Alessandro Magnasco (February 4, 1667 – March 12, 1749), also known as il Lissandrino, was an Italian late-Baroque painter active mostly in Milan and Genoa. He is best known for stylized, fantastic, often phantasmagoric genre or landscape scenes.
Born in Genoa to a minor artist, Stefano Magnasco, he apprenticed with Valerio Castello, and finally with Filippo Abbiati (1640–1715) in Milan. Except for 1703–09 (or 1709–11) when working in Florence for the Grand Duke Cosimo III, Magnasco labored in Milan until 1735, when he returned to his native Genoa. Rudolf Wittkower derides him as “solitary, tense, strange, mystic, ecstatic, grotesque, and out of touch with the triumphal course of the Venetian school” from 1710 onward.
Nevertheless, Magnasco found contemporary patronage for his work among prominent families and collectors of his time, including the Arese and Casnedi families of Milan.
After 1710, Magnasco excelled in producing small, hypochromatic canvases with eerie and gloomy landscapes and ruins, or crowded interiors peopled with small, often lambent and cartoonishly elongated characters. The people in Magnasco paintings were often nearly liquefacted beggars dressed in tatters, rendered in flickering, nervous brushstrokes. Some of the paintings were completed with the help of Clemente Spera and Antonio Francesco Peruzzini . Often they deal with unusual subjects such as synagogue services, Quaker meetings, robbers’ gatherings, catastrophes, and interrogations by the Inquisition. His sentiments regarding these subjects are generally unclear.
Lanzi describes him as the Cerquozzi of his school; thereby placing him in the circle of the Bamboccianti. He indicates that Magnasco had figures scarcely more than a span large painted with humour and delight, but not if this was the intention of the painter. He indicates these eccentric pieces were a great favorite with the Grand Duke Giovanni Gastone Medici. Magnasco often collaborated with placing figures in the landscapes of Tavella and the ruins of Clemente Spera in Milan.
Magnasco was more esteemed by outsiders than by his own Genoese. “His bold touch, though joined to a noble conception and to correct drawing, did not attract in Genoa, because it is far removed from the finish and union of tints which these masters followed.”
Origins of his style
The influences on his work are obscure. Some suspect the influence of the loose painterly style of his Venetian contemporary Sebastiano Ricci (1659–1734), the Genoese Domenico Piola (1627–1703) and Gregorio de Ferrari, although the most prominent of the three, Ricci, painted in a more monumental and mythic style, and these artists may in fact have been influenced by Magnasco. Magnasco was likely influenced by Milanese il Morazzone (1573–1626) in the emotional quality of his work. Some of his canvases recall Salvatore Rosa’s romantic sea-lashed landscapes, and his affinity for paintings of brigands. The diminutive scale of Magnasco’s figures relative to the landscape is comparable to Claude Lorraine’s more airy depictions. While his use of figures of ragged beggars has been compared with Giuseppe Maria Crespi’s genre style, Crespi’s figures are larger, more distinct, and individual, and it is possible that Crespi himself may have influenced Magnasco. Others point to the influences of late Baroque Italian genre painters, the Roman Bamboccianti, and in his exotic scenography, the well-disseminated engravings of the Frenchman Callot.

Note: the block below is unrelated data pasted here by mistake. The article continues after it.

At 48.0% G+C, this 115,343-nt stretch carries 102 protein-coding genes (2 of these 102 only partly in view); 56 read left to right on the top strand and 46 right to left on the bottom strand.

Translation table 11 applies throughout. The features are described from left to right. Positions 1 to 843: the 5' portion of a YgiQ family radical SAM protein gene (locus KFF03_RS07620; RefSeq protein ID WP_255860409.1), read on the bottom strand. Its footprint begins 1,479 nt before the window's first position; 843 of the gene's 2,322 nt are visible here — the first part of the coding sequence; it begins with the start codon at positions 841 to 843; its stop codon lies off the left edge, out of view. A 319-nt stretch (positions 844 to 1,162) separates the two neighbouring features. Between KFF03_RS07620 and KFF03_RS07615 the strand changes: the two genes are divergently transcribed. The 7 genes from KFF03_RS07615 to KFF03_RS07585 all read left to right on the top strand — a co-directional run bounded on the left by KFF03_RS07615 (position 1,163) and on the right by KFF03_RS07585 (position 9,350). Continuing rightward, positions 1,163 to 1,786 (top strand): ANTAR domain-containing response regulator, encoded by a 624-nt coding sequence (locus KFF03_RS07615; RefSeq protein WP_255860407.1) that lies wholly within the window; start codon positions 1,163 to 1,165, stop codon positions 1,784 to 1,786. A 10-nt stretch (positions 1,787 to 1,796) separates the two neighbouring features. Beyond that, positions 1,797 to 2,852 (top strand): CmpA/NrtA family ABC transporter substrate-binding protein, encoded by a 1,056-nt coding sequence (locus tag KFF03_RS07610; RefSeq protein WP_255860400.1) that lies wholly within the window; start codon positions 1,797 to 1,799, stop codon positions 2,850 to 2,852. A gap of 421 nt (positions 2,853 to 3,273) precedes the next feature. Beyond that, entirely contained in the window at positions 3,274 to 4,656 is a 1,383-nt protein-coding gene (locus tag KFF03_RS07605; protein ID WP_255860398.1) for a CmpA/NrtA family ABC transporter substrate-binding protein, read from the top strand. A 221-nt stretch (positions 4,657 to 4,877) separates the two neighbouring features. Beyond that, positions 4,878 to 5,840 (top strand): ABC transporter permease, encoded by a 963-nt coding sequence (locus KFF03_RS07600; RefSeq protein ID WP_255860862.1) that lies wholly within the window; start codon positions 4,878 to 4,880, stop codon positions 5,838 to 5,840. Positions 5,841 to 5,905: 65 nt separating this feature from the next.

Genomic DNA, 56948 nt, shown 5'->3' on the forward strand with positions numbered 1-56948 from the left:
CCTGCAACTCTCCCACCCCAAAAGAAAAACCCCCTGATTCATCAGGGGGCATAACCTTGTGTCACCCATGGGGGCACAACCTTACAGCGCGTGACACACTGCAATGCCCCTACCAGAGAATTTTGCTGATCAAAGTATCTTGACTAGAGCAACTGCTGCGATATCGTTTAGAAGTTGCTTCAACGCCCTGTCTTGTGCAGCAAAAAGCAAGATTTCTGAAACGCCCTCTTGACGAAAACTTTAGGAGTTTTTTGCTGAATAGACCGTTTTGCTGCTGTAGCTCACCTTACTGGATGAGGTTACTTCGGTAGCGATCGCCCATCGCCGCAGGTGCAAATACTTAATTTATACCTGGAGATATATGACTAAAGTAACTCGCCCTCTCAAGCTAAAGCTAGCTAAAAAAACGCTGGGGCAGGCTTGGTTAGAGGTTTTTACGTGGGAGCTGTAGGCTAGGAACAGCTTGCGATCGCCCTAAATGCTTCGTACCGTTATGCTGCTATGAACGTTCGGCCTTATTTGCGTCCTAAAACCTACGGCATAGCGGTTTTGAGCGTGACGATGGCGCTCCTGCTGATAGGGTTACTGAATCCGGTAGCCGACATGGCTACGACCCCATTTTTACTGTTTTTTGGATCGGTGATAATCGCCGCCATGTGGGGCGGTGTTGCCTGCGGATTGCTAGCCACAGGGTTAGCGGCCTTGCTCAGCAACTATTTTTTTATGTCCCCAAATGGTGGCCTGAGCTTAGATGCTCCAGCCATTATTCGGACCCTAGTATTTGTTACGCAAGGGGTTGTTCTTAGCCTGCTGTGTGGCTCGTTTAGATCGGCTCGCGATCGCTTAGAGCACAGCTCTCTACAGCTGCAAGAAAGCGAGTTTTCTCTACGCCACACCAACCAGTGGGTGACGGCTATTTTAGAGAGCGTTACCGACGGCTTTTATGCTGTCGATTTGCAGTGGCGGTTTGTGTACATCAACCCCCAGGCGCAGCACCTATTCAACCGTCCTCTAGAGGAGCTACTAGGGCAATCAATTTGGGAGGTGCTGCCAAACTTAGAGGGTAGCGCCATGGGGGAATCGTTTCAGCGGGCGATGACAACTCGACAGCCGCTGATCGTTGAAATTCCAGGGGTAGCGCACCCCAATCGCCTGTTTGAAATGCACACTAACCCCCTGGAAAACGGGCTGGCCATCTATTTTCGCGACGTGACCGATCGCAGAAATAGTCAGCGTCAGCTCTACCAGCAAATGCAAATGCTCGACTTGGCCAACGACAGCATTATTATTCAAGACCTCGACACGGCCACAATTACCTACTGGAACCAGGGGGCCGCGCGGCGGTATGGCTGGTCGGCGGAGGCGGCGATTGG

Legacy of his style
Magnasco’s style is strikingly original and transcends the provincial but tired Baroque that epitomized much of contemporary Genoese art. In late-baroque and Rococo painting, the loose brush became a tool used for all types of themes, from landscapes to historical painting to decorative frolics, while for Magnasco, it entraps reality in a gloomy cobweb. Ultimately, his work may have influenced Marco Ricci, Giuseppe Bazzani, Francesco Maffei, and the famed painters de tocco (by touch) Gianantonio and Francesco Guardi in Venice.
His depictions of torture in The Inquisition (or perhaps named Interrogations in a Jail) and of other lowpoints of humanity seem to impart a modern perspicacity to his social vision, recalling that expressed by Spanish Goya in his 19th century etchings. And yet, as Wittkower notes, it remains unsolved “how much quietism or criticism or farce went into the making of his pictures”.
It is unknown what his true sentiments about Jews and Quakers were. Were his paintings derogatory of those congregations, or do they express some intellectual fascination with what were considered exotic elements in the Italian mainstream? No clear documentary evidence exists. Magnasco, as an outsider, would have been excluded from a synagogue or Quaker service, and the non-individualized cartoons which populate those canvases can hardly be expected to garner personal sympathy.
Elsewhere Magnasco painted miracles, including one canvas in which the Virgin Mary summons skeletons out of graves to fend off church-robbers. What insight one can garner about Jews or Quakers from Magnasco’s paintings, like Macbeth’s dialogue in the fog-ridden fen with the cauldron-stirring witches, is not clearly intelligible or in focus, being part-prescient and part ghoulishly confused.
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